Horses For Courses
A Visit to Wallinger World
Text: Mike von Joel | Images: Mark Wallinger
THE CHIGWELL-BORN artist Mark Wallinger (b. 1959) might well be described – to use that quaint post-war expression – as one of the ‘awkward squad’. This is an essentially British characteristic which denotes, amongst other things, a refusal to follow predetermined routes through life, but to forge a path of one’s own, however perilous this might become.
Wallinger’s star has risen and fallen repeatedly in the critical arena. A student at Chelsea School of Art and later Goldsmiths, he went on to be included in the Young British Artists II show at the Saatchi Gallery in 1993 and in the seminal Royal Academy Sensation exhibition in 1997. Not a few casual observers thought that Wallinger was one of those many YBAs who had somehow ‘lucked’into celebrity without a body of work to merit it. However, the one bit of luck Wallinger did have was to catch the eye of the perceptive dealer, Anthony Reynolds, who has championed his work since the 1980’s.
In 1999, Wallinger’s Ecco Homo was the first work to occupy the empty plinth in Trafalgar Square, a life-sized statue of a Christ figure placed at the very front edge of the massive plinth. This proved a popular work and was later shown at the 2001 Venice Biennale when Wallinger represented Britain. But it was State Britain, installed at Tate Britain inJanuary 2007, which reinforced, once and for all, Wallinger’s importance in British Art. A meticulous reproduction of the late peace campaigner Brian Haw’s protest display outside the Houses of Parliament, Wallinger employed 15 people for 6 months and spent £90,000 to recreate it. The original, made from donated paintings, banners and toys, had been confiscated by the police under the Serious Organised Crime and Police Act 2005. The whole sociology and political ramifications of the Haw story chimed with Wallinger’s almost religious interpretation of one man’s lone stand against the might of the system. Mark Wallinger rightly won the 2007 Turner Prize for the installation.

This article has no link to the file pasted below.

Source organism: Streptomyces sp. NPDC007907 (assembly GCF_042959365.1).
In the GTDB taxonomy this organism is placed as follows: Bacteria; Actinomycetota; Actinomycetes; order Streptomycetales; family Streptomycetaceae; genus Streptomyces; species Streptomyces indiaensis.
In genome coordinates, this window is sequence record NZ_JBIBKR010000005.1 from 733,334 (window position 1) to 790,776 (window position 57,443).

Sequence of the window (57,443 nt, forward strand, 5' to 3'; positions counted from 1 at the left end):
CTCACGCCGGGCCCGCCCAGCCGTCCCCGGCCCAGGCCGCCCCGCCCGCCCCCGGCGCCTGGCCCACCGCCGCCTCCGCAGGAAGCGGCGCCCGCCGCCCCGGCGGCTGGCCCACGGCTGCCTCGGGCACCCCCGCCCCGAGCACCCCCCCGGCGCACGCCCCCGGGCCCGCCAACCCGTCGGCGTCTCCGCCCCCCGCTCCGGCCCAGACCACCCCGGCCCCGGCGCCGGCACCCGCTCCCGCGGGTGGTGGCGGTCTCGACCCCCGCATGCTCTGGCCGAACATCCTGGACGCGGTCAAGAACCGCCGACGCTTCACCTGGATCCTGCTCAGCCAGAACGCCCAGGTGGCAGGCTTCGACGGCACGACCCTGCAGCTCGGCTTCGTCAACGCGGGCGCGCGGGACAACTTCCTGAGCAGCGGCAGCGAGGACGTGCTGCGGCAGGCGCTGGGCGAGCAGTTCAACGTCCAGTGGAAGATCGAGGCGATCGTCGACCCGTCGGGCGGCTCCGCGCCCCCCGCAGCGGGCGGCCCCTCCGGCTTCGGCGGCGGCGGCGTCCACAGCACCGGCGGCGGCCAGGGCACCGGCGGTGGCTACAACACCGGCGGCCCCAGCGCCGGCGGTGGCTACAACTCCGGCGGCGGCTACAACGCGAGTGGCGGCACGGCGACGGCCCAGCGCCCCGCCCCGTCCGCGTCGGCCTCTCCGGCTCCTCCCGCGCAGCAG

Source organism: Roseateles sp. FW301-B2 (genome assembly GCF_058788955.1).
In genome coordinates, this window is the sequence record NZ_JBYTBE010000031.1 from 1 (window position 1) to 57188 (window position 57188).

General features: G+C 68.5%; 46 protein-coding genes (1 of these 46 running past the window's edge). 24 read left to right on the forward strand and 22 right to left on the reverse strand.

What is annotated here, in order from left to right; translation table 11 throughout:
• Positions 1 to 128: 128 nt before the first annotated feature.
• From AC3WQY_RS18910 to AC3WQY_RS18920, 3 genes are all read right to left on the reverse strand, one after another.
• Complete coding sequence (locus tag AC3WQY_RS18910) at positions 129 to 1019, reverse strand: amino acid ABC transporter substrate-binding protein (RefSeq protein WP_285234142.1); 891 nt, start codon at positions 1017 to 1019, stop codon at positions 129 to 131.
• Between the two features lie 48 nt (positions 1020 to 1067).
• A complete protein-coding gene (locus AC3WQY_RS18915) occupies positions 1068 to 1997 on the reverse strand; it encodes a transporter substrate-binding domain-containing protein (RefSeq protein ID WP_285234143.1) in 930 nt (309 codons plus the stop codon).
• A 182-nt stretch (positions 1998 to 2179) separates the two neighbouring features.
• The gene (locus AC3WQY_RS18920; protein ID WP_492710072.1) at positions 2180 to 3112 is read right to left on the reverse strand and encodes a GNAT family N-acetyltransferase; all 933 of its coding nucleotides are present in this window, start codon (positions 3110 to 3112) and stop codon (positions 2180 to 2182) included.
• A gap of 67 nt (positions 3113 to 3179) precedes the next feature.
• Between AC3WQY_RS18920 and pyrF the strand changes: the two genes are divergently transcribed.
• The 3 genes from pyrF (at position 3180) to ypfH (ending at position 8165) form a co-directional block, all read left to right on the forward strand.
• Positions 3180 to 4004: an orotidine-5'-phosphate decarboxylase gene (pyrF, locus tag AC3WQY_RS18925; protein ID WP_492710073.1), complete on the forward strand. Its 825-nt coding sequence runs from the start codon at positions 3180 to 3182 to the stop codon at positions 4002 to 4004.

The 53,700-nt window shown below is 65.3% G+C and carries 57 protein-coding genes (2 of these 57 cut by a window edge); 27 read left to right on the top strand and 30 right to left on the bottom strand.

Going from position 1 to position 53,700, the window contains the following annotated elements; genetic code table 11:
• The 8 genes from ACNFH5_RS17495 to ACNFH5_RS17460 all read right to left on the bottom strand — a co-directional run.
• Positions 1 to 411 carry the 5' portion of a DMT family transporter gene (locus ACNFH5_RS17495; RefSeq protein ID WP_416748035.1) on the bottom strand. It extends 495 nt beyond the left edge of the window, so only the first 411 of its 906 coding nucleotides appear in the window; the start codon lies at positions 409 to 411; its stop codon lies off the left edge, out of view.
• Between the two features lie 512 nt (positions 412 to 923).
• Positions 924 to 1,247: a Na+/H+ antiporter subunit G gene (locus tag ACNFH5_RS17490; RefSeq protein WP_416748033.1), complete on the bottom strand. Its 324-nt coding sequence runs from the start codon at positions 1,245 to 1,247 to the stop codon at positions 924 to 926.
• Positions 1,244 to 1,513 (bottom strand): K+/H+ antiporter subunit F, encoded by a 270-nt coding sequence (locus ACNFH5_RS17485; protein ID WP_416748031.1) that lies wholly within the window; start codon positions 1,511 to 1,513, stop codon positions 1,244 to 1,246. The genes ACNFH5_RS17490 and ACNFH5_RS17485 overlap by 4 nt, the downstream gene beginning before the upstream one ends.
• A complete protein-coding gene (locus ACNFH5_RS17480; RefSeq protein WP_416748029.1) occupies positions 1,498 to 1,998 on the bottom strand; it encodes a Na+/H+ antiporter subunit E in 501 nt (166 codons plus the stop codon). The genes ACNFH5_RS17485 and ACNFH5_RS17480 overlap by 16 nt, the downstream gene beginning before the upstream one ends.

This is the first comprehensive survey on the work of Mark Wallinger and Martin Herbert is a safe pair of hands. From Wallinger’s early career in the 1980’s to the infamous White Horse project at Ebbs Fleet (or Angel of the South) launched in 2009 to a great fanfare – currently it is £10 million over budget and not completed – Herbert presents an even handed appreciation of Mark Wallinger’s art and philosophy. A first class text published to the usual exemplary standards of Thames & Hudson. A timely review of the YBA phenomenon accessed through one of its leading talents.